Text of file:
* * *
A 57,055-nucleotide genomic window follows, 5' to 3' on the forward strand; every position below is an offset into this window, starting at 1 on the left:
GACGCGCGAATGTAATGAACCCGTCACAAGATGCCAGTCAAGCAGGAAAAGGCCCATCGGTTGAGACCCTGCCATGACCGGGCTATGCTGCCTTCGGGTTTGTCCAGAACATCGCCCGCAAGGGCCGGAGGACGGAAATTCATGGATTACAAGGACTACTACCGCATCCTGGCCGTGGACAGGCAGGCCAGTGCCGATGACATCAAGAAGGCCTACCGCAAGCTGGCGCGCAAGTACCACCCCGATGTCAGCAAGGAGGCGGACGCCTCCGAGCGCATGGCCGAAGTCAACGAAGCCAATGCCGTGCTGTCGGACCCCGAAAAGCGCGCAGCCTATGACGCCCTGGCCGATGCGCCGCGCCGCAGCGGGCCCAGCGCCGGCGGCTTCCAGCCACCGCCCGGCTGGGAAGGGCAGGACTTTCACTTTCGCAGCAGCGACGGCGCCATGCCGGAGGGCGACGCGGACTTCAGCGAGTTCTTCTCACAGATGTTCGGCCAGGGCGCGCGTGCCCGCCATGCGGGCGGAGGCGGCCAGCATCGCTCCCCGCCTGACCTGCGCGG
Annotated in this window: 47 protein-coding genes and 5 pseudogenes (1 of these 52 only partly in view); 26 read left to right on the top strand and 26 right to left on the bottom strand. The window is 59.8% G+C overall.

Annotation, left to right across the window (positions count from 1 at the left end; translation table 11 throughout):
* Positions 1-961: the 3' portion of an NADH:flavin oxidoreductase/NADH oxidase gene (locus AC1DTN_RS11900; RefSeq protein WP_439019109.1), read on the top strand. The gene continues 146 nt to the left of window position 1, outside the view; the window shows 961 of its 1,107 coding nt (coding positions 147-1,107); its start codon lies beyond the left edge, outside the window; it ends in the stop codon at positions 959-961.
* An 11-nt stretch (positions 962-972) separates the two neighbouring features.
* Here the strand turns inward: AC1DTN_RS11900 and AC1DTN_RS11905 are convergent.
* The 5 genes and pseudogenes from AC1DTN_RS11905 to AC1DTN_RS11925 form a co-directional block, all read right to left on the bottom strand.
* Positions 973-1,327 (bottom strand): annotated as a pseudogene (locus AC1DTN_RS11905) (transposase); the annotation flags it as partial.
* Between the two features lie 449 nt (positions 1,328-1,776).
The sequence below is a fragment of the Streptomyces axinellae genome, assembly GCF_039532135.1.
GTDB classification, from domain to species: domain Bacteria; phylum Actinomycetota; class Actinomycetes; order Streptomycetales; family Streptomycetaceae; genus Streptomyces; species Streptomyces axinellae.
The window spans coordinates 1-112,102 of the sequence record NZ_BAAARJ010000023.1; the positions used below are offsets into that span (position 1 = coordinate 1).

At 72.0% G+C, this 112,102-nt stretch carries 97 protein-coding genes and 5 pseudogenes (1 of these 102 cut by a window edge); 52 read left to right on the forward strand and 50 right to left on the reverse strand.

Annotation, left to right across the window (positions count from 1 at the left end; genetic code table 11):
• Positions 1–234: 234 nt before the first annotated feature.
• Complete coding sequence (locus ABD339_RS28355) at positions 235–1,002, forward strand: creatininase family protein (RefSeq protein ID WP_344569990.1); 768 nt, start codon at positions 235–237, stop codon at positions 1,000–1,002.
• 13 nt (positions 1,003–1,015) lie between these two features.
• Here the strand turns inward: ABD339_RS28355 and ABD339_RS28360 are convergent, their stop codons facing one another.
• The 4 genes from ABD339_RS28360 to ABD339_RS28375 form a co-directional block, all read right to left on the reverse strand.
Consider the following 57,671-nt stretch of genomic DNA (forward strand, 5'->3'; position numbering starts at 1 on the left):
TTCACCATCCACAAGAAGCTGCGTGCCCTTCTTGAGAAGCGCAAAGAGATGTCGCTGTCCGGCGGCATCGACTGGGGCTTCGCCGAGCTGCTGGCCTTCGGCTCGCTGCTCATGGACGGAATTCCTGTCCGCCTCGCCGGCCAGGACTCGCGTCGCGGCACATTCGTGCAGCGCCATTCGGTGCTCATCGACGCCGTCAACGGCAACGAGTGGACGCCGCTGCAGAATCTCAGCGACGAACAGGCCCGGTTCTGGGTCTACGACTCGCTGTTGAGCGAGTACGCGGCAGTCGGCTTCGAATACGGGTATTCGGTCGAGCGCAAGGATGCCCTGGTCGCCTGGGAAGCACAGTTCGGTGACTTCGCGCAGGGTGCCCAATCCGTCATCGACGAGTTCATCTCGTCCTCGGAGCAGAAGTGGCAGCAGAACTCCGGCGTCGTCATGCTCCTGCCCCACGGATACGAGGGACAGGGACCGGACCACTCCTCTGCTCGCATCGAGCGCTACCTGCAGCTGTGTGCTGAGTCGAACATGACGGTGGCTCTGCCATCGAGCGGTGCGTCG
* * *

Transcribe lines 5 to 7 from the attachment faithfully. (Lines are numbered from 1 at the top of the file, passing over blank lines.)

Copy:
* Positions 1-961: the 3' portion of an NADH:flavin oxidoreductase/NADH oxidase gene (locus AC1DTN_RS11900; RefSeq protein WP_439019109.1), read on the top strand. The gene continues 146 nt to the left of window position 1, outside the view; the window shows 961 of its 1,107 coding nt (coding positions 147-1,107); its start codon lies beyond the left edge, outside the window; it ends in the stop codon at positions 959-961.
* An 11-nt stretch (positions 962-972) separates the two neighbouring features.
* Here the strand turns inward: AC1DTN_RS11900 and AC1DTN_RS11905 are convergent.